Rencana / Features


29 Januari 2020 Managing international academics NST Higher ED discourse Pg 31

(New Straits Times, 29 Januari 2020, Higher ED / discourse, page 31)

Profesor Dato' Dr Morshidi Sirat - Institut Penyelidikan Pendidikan Tinggi Negara

THE internationalisation of higher education not only has seen the arrival of foreign students into Malaysia to pursue tertiary studies at education institutions in the country, but also an increase in the recruitment of international academics in Malaysian universities.

The rationale behind the move, as stated in the Malaysia Education Blueprint (Higher Education) 2015-2025, was to enhance the quality of the education system through attracting talent in the form of inspiring educators, accomplished researchers and transformation thought leaders and make Malaysian universities be more competitive in the global arena.

Commonwealth Tertiary Education Facility (CTEF) director Professor Datuk Dr Morshidi Sirat said while there is a clear guideline for accepting foreign students into universities in Malaysia, the recruitment of international academics is pretty much dependent on the judgement and funding available in an institution.

“We need to have an evidence-based policy as to whom we should bring in and what sort of contribution and impact they should give to Malaysian higher education and society in general,” he said.

“Otherwise, we are just bringing in people who have no jobs elsewhere. We need to be careful.”

He was speaking at the sidelines of a forum on Commonwealth Academics in Malaysia at Universiti Putra Malaysia (UPM).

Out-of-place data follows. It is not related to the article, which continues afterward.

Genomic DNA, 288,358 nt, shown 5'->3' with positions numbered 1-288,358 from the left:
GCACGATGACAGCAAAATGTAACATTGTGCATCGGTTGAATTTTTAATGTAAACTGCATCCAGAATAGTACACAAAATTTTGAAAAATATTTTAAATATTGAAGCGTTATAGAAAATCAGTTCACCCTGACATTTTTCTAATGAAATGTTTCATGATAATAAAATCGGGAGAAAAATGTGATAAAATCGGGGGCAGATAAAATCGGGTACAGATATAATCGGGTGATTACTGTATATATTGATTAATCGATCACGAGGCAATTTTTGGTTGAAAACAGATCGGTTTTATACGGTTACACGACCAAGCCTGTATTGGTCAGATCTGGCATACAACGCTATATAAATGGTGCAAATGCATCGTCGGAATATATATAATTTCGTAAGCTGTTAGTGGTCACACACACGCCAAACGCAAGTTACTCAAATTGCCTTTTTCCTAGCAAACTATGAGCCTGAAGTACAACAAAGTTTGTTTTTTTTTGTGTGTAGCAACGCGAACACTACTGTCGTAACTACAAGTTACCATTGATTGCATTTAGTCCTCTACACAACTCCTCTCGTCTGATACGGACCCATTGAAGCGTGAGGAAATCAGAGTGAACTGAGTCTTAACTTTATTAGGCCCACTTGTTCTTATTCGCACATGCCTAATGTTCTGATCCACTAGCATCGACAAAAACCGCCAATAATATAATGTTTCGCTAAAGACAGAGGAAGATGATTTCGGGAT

The forum, titled “Commonwealth Academics in Malaysian Universities: Boon or Bane?” was a collaboration between CTEF, which is based at Universiti Sains Malaysia’s National Higher Education Research Institute (IPPTN), and the Malaysian Society for Higher Education Policy and Research and Development.

The objectives of the forum were to engage international academics from Commonwealth countries to share their experience, deliberate on the perceived and real impacts of international academics in Malaysian universities and identify current and emerging issues pertaining to the recruitment and retention of international academics from Commonwealth countries in Malaysia.

The discussion hoped to provide input for policy intervention at the institutional and national level with respect to the recruitment and retention of international academics from Commonwealth countries in the Malaysian higher education system.

“We need to have an evidence-based policy as to whom we should bring in and what sort of contribution and impact they should give to Malaysian higher education and society in general.” - Professor Datuk Dr Morshidi Sirat

On the panel were IPPTN deputy director Dr Wan Chang Da and international academics comprising director of University Malaya’s Centre for Research in Biotechnology for Agriculture Professor Dr Jennifer Ann Harikrishna, who hails from the United Kingdom; Professor Dr Nasir Shafiq, an academician and researcher from Pakistan with 30 years’ experience at the Department of Civil and Environmental Engineering, Universiti Teknologi Petronas Malaysia; and Emeritus Professor Dr Abdul Rashid Moten, a Bangladeshi political scientist at International Islamic University Malaysia’s (IIUM) Centre for Islamisation.

Wan provided an overview of the higher education landscape involving international academics in Malaysia.

“From the data we have, we know general information like the number, qualification, rank and gender of international academics currently employed in Malaysia. However, we do not know details like the nationalities of the international staff and we lack the understanding of their motivation to come to our universities, which is crucial in determining the success of the policy that would decide whether we want more or decrease the number of international staff,” he said.

From a survey of three public universities in 2016, Wan said it was found that there are three types of international staff.

“Type 1 are recruited for professional programmes such as medical and engineering to fill gaps in the local resources.

“Type 2A are prominent and renowned scholars for ranking purposes that are tasked with research. They are given generous packages with labs and funding with the hopes of producing Nobel prize winners in Malaysian institutions.